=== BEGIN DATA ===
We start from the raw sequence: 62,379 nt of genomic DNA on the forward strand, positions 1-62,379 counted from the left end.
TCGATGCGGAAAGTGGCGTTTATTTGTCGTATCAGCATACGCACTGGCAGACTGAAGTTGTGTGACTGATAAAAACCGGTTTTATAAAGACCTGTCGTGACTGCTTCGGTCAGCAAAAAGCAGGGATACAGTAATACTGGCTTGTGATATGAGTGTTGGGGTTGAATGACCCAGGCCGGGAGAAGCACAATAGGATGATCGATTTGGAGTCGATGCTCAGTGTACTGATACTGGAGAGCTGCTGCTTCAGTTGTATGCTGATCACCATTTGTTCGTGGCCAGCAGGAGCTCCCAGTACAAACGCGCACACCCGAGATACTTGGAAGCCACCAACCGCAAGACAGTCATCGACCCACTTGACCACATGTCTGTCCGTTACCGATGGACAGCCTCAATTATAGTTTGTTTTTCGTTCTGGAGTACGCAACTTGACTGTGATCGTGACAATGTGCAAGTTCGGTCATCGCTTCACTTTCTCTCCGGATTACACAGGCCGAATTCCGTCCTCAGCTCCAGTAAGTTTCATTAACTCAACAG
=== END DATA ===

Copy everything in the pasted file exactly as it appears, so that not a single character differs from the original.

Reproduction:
We start from the raw sequence: 62,379 nt of genomic DNA on the forward strand, positions 1-62,379 counted from the left end.
TCGATGCGGAAAGTGGCGTTTATTTGTCGTATCAGCATACGCACTGGCAGACTGAAGTTGTGTGACTGATAAAAACCGGTTTTATAAAGACCTGTCGTGACTGCTTCGGTCAGCAAAAAGCAGGGATACAGTAATACTGGCTTGTGATATGAGTGTTGGGGTTGAATGACCCAGGCCGGGAGAAGCACAATAGGATGATCGATTTGGAGTCGATGCTCAGTGTACTGATACTGGAGAGCTGCTGCTTCAGTTGTATGCTGATCACCATTTGTTCGTGGCCAGCAGGAGCTCCCAGTACAAACGCGCACACCCGAGATACTTGGAAGCCACCAACCGCAAGACAGTCATCGACCCACTTGACCACATGTCTGTCCGTTACCGATGGACAGCCTCAATTATAGTTTGTTTTTCGTTCTGGAGTACGCAACTTGACTGTGATCGTGACAATGTGCAAGTTCGGTCATCGCTTCACTTTCTCTCCGGATTACACAGGCCGAATTCCGTCCTCAGCTCCAGTAAGTTTCATTAACTCAACAG